5 Frames/A Year With My Hasselblad SWC/M – By John A. Bennett

After four years of shooting with my Hasselblad 500C/M, I wanted to try a SWC, the Super Wide Hasselblad used by photographers like Lee Friedlander.

The first difference I noticed comparing the 500C/M and the SWC/M was that the latter makes almost NO sound when the shutter button is pressed. On the other hand, the 500C/M emits a very audible “THWAPPP!In fact, the SWC/M is so silent, at first I didn’t think it was working. One very close-up selfie resulted when I turned the camera around to check. The SWC/M is solely a distance-focusing camera, so with no mirror to slap, there’s just the faintest “click” at the moment of exposure.

And with no focusing screen or mirror — hence no need for a modular camera body — the SWC/M  feels much smaller. It’s basically a Hasselblad A12 film back and a f4.5 38mm Carl Zeiss lens. Because of its size, I imagined that the SWC would become my “everyday” camera, and that I’d take it with me everywhere. That hasn’t exactly happened.

It is not pocketable, like my Olympus 35RC or Leica iiic, and even though the SWC can work as a “point & shoot,” the winding mechanism makes rapid on-the-go photos challenging. Although smaller than the 500C/M, it still weighs more than my Nikon F2, which has a well-earned reputation for “heft.”

The SWC/M excels in the same situations as my 500C/M where there is time to carefully compose. It fits easily into a small camera bag, like my Domke F-6. I also hang it from a neck strap when I’m out walking. As a result, many present and former Hasselblad owners have stopped me to talk about the camera.

This photo was taken in Antelope, Oregon on a short road trip from our home in Portland to Bend.

Antelope came to the attention of the world in the early 1980s when the Bhagwan Rajneesh and his followers descended on the town and surrounding area.  (Check out “Wild Wild Country” on Netflix.) The Rajneeshees are long gone and the Bhagwan is dead, but many of the fantastic old buildings survived. It was raining the day we passed through, so I kept hopping in & out of the car, grabbing photos while my wife, Darby, drove slowly through town.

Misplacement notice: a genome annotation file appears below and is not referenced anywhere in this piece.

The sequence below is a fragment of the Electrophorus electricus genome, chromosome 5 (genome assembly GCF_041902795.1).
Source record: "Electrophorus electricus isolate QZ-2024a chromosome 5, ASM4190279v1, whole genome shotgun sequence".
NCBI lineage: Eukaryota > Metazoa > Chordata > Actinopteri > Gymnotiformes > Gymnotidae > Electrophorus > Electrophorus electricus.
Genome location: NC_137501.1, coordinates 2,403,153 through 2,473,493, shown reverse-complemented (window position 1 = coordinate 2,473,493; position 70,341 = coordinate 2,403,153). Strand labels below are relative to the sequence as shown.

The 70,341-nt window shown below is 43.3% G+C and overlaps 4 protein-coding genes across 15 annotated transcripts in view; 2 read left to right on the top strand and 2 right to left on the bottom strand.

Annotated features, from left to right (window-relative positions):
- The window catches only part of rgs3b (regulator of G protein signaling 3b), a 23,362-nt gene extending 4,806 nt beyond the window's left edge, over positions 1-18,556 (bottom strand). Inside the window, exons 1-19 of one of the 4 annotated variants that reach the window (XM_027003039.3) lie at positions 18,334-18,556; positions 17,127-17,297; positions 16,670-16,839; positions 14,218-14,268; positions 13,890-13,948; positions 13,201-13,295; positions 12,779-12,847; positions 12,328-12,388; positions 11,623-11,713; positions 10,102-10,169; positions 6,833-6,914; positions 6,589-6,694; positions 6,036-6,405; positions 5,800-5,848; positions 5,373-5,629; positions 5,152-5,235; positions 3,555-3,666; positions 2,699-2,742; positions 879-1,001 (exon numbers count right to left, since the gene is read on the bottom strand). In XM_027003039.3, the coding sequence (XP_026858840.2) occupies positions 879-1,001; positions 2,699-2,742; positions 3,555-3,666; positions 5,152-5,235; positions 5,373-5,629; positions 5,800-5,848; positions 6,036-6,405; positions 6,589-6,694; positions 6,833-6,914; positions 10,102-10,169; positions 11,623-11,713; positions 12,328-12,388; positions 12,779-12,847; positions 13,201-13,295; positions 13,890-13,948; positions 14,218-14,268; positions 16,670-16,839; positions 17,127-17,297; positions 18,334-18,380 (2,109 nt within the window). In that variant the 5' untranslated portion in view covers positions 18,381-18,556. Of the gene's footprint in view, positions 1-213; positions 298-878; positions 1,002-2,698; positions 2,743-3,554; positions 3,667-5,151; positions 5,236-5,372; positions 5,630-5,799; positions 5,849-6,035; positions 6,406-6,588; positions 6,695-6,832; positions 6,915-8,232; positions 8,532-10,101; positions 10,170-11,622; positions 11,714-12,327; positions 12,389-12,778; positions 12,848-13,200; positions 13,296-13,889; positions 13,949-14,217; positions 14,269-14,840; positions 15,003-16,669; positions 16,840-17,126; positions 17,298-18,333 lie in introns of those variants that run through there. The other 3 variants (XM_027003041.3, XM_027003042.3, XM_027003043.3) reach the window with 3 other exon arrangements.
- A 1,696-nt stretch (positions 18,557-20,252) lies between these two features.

Like many natural places, Smith Rock was hard to capture, but this photo illustrates the WIDE in the camera’s name.
The 38mm lens being so close to the surface of the film makes it possible.

The SWC’s 6 X 6 negatives can make detailed prints in the darkroom. This one is from a photo of the water tower in Council Crest Park. At 1037 feet above sea level, it’s the highest point in Portland, Oregon
The SWC is an easy choice for landscapes and architectural photos, but it can also serve as a portrait camera. Just don’t be afraid to get in close! This is Carey, a local shopkeeper.

While the SWC/M hasn’t turned out to be my “everyday carry,” it has allowed me to take photos that I wouldn’t have made with any other camera.

Two things I’ve learned about using it in the first year: Buy a SWC-specific hood to avoid lens flare, and when you think you are close enough, take another step or two forward. It won’t hurt.

Something that works for me with all Hasselblad 500-series cameras: Once your film is loaded, remove the dark slide, and cover the slot with a piece of black tape.  That way, you don’ t have to keep pulling the slide out –and replacing it– after every shot. At the end of the roll, remove that tape, and re-insert the slide to unload your film. Just don’t lose it in the meantime.

All of the photographs here were made with a 1982 Hasselblad SWC/M, Kodak Tri-X film, developed in my basement using Ilford chemicals, and scanned with an Epson flatbed.